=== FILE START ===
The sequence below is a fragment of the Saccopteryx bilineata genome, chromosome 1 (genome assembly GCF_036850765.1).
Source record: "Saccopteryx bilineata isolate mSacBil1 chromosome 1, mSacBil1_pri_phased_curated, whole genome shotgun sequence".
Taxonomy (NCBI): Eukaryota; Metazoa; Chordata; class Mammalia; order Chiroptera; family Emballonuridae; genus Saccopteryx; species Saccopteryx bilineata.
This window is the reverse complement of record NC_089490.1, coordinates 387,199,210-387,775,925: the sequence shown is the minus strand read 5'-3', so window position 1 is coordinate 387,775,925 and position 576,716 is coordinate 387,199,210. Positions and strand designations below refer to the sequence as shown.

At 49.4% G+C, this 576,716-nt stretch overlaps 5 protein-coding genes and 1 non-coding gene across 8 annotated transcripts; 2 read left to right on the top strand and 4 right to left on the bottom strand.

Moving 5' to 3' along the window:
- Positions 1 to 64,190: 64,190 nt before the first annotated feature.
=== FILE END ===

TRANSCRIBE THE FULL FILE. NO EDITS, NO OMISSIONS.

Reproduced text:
The sequence below is a fragment of the Saccopteryx bilineata genome, chromosome 1 (genome assembly GCF_036850765.1).
Source record: "Saccopteryx bilineata isolate mSacBil1 chromosome 1, mSacBil1_pri_phased_curated, whole genome shotgun sequence".
Taxonomy (NCBI): Eukaryota; Metazoa; Chordata; class Mammalia; order Chiroptera; family Emballonuridae; genus Saccopteryx; species Saccopteryx bilineata.
This window is the reverse complement of record NC_089490.1, coordinates 387,199,210-387,775,925: the sequence shown is the minus strand read 5'-3', so window position 1 is coordinate 387,775,925 and position 576,716 is coordinate 387,199,210. Positions and strand designations below refer to the sequence as shown.

At 49.4% G+C, this 576,716-nt stretch overlaps 5 protein-coding genes and 1 non-coding gene across 8 annotated transcripts; 2 read left to right on the top strand and 4 right to left on the bottom strand.

Moving 5' to 3' along the window:
- Positions 1 to 64,190: 64,190 nt before the first annotated feature.